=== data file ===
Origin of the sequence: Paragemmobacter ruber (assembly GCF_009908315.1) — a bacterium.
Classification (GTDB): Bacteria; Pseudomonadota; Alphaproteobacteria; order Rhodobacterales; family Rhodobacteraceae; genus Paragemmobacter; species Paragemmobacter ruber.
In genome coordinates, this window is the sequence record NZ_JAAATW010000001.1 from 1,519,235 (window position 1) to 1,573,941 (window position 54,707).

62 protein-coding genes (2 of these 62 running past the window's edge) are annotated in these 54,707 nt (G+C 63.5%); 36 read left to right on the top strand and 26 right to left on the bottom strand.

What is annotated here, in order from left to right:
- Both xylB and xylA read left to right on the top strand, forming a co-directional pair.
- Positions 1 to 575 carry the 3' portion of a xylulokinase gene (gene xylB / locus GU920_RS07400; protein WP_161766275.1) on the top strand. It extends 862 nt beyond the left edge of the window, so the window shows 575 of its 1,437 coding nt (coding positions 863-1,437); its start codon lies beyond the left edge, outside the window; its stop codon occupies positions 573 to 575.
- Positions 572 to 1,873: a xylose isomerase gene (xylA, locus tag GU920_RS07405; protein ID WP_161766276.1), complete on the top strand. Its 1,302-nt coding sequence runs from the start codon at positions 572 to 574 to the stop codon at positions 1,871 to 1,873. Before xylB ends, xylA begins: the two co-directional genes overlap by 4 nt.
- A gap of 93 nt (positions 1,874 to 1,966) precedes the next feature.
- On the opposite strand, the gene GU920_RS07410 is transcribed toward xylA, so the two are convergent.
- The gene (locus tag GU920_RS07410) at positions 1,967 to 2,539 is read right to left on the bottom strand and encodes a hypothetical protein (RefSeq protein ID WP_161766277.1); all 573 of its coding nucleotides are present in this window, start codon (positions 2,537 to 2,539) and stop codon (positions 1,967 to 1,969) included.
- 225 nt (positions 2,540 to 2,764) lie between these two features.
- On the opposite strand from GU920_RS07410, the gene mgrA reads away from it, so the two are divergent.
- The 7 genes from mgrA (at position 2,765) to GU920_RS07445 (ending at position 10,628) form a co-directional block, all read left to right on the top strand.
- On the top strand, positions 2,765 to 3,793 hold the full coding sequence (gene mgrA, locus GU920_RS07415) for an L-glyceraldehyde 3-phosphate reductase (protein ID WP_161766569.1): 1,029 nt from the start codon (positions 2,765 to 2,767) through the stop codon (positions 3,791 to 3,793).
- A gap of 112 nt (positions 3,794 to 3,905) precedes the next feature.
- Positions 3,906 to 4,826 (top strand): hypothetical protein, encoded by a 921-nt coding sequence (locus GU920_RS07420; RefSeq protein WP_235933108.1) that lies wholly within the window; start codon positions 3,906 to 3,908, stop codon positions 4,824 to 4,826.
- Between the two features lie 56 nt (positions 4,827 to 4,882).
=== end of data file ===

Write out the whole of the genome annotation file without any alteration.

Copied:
Origin of the sequence: Paragemmobacter ruber (assembly GCF_009908315.1) — a bacterium.
Classification (GTDB): Bacteria; Pseudomonadota; Alphaproteobacteria; order Rhodobacterales; family Rhodobacteraceae; genus Paragemmobacter; species Paragemmobacter ruber.
In genome coordinates, this window is the sequence record NZ_JAAATW010000001.1 from 1,519,235 (window position 1) to 1,573,941 (window position 54,707).

62 protein-coding genes (2 of these 62 running past the window's edge) are annotated in these 54,707 nt (G+C 63.5%); 36 read left to right on the top strand and 26 right to left on the bottom strand.

What is annotated here, in order from left to right:
- Both xylB and xylA read left to right on the top strand, forming a co-directional pair.
- Positions 1 to 575 carry the 3' portion of a xylulokinase gene (gene xylB / locus GU920_RS07400; protein WP_161766275.1) on the top strand. It extends 862 nt beyond the left edge of the window, so the window shows 575 of its 1,437 coding nt (coding positions 863-1,437); its start codon lies beyond the left edge, outside the window; its stop codon occupies positions 573 to 575.
- Positions 572 to 1,873: a xylose isomerase gene (xylA, locus tag GU920_RS07405; protein ID WP_161766276.1), complete on the top strand. Its 1,302-nt coding sequence runs from the start codon at positions 572 to 574 to the stop codon at positions 1,871 to 1,873. Before xylB ends, xylA begins: the two co-directional genes overlap by 4 nt.
- A gap of 93 nt (positions 1,874 to 1,966) precedes the next feature.
- On the opposite strand, the gene GU920_RS07410 is transcribed toward xylA, so the two are convergent.
- The gene (locus tag GU920_RS07410) at positions 1,967 to 2,539 is read right to left on the bottom strand and encodes a hypothetical protein (RefSeq protein ID WP_161766277.1); all 573 of its coding nucleotides are present in this window, start codon (positions 2,537 to 2,539) and stop codon (positions 1,967 to 1,969) included.
- 225 nt (positions 2,540 to 2,764) lie between these two features.
- On the opposite strand from GU920_RS07410, the gene mgrA reads away from it, so the two are divergent.
- The 7 genes from mgrA (at position 2,765) to GU920_RS07445 (ending at position 10,628) form a co-directional block, all read left to right on the top strand.
- On the top strand, positions 2,765 to 3,793 hold the full coding sequence (gene mgrA, locus GU920_RS07415) for an L-glyceraldehyde 3-phosphate reductase (protein ID WP_161766569.1): 1,029 nt from the start codon (positions 2,765 to 2,767) through the stop codon (positions 3,791 to 3,793).
- A gap of 112 nt (positions 3,794 to 3,905) precedes the next feature.
- Positions 3,906 to 4,826 (top strand): hypothetical protein, encoded by a 921-nt coding sequence (locus GU920_RS07420; RefSeq protein WP_235933108.1) that lies wholly within the window; start codon positions 3,906 to 3,908, stop codon positions 4,824 to 4,826.
- Between the two features lie 56 nt (positions 4,827 to 4,882).